Dangerous Extremes: Introversion, Dreams and the Madness of Mass Murder
Can too much introversion (or extraversion) be hazardous to mental health?
Posted Jan 15, 2011
If Jared Loughner--now incarcerated and charged with these awful acts-- and his lawyers decide to invoke a plea of Not Guilty by Reason of Insanity in this horrific case, his supposed obsession with lucid dreaming may play a central part in his defense. I discussed dreams and the elusive nature of reality in some detail last year over a series of posts culminating with a cursory analysis of last summer's thoughtful, ingenious and entertaining film Inception, where confusion between what is a dream and what is objectively "real" reigns supreme. In that seemingly strangely relevant article (see it here) and elsewhere, I point out that one way of conceptualizing what we today call "psychosis" is that it consists precisely of such massive confusion between inner and outer reality, so much so that the inner reality of dreams, the unconscious, can overwhelm and distort one's conscious sense of outer reality. Another related way to think about psychosis has to do with extremes of chronic introversion and extraversion: Too much of either polarity can sometimes manifest, over time, as schizophrenia, major depression or bipolar mania. Excessive chronic introversion, for example, as seen in someone's complete preoccupation with fantasies, dreams and/or his or her own inner world, can reflect a powerful wish to escape, exclude, reject or annihilate external reality.
In depth psychology we tend to consider introversion, the unconscious and dreams to be compensatory, meaningful, helpful, positive, potentially healing phenomena. Loughner reportedly was intensely concerned with discerning or decoding the meaning of his dreams on his own, presumably without the objectivity and expertise of a skilled psychotherapist. Dreams as cryptic messages from the unconscious can contribute richly to self-understanding and what Jung termed the individuation process when related to properly. Perhaps Mr. Loughner's dreams were indeed trying to tell him something terribly important about himself, something he intuitively sensed he desperately needed to look at but lacked the objectivity, knowlege, tools and psychological sophistication to usefully, meaningfully and constructively or therapeutically interpret them. Did he ever seek psychotherapy? And, even if he did, how likely is it that he would have found assistance in understanding what his unconscious was trying to tell him via his dreams rather than merely being medicated and perhaps psychiatrically hospitalized? (Hospitalization and medication in such cases can prevent similar tragedies and prove quite valuable, at least in the short-term. And there are certain situations in which the unconscious or the daimonic and its expression through dreams, symptoms or destructive behaviors needs to be at least temporarily suppressed rather than encouraged in order to promote stabilization.) But most mental health professionals today tend to be so cognitive-behaviorally and biologically oriented in their treatment approach that only a small and rapidly diminishing minority deal directly with their patient's dreams.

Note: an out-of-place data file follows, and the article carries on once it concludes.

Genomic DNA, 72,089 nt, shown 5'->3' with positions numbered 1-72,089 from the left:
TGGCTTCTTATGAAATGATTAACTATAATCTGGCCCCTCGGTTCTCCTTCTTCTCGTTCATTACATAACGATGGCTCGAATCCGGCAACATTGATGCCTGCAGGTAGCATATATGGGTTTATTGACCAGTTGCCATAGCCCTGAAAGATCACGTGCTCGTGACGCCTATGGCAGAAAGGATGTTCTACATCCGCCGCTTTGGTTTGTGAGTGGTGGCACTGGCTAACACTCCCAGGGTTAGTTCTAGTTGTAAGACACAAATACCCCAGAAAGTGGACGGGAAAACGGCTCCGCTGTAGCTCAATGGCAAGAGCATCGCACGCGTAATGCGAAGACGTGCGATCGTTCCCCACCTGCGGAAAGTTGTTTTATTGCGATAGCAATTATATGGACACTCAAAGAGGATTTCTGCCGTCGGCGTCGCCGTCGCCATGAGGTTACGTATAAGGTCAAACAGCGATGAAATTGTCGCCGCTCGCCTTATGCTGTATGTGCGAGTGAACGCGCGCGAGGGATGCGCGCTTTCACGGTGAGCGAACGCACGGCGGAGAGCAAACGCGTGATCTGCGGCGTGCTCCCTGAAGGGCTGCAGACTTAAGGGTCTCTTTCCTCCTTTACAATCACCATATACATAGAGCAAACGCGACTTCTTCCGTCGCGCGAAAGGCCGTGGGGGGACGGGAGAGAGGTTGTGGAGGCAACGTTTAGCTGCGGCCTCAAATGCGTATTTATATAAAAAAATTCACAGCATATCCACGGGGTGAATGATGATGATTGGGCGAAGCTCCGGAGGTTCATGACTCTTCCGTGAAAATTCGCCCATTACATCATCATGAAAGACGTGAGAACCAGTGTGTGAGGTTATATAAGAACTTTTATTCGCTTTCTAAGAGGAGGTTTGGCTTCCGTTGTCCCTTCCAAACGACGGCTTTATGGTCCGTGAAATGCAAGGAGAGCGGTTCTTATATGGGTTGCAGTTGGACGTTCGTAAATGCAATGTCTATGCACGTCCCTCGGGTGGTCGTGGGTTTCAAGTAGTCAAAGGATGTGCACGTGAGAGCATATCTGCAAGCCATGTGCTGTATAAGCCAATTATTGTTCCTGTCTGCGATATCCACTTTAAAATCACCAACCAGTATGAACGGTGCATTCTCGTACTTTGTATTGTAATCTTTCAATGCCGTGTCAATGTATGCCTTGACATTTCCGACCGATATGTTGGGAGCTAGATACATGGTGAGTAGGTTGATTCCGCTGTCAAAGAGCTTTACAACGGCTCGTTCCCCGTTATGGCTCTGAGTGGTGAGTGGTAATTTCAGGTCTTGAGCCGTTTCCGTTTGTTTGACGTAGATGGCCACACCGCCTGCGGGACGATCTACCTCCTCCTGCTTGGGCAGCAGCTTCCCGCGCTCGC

Despite the positive, vitalizing and creative aspects of the unconscious, it is crucial to remember that the unconscious can also be destructive, and that descending into it's dark depths for too long alone, without adequate structure, grounding and guidance, can be extremely dangerous. It is deceptively easy to lose one's way. To drown in or be blown away by overwhelming, repressed unconscious forces. Practicing clinicians daily witness (whether they know it or not) the incredibly destructive power of the unconscious in myriad mental disorders and their debilitating psychopathological symptoms. Could this be part of what happened to the evidently troubled psyche of Jared Lee Loughner? And, if so, would this dangerous state of mind obviate or diminish his responsibility for having committed this undeniably evil deed? That will be for the examining forensic psychologists or psychiatrists to determine and, ultimately, for a jury to decide.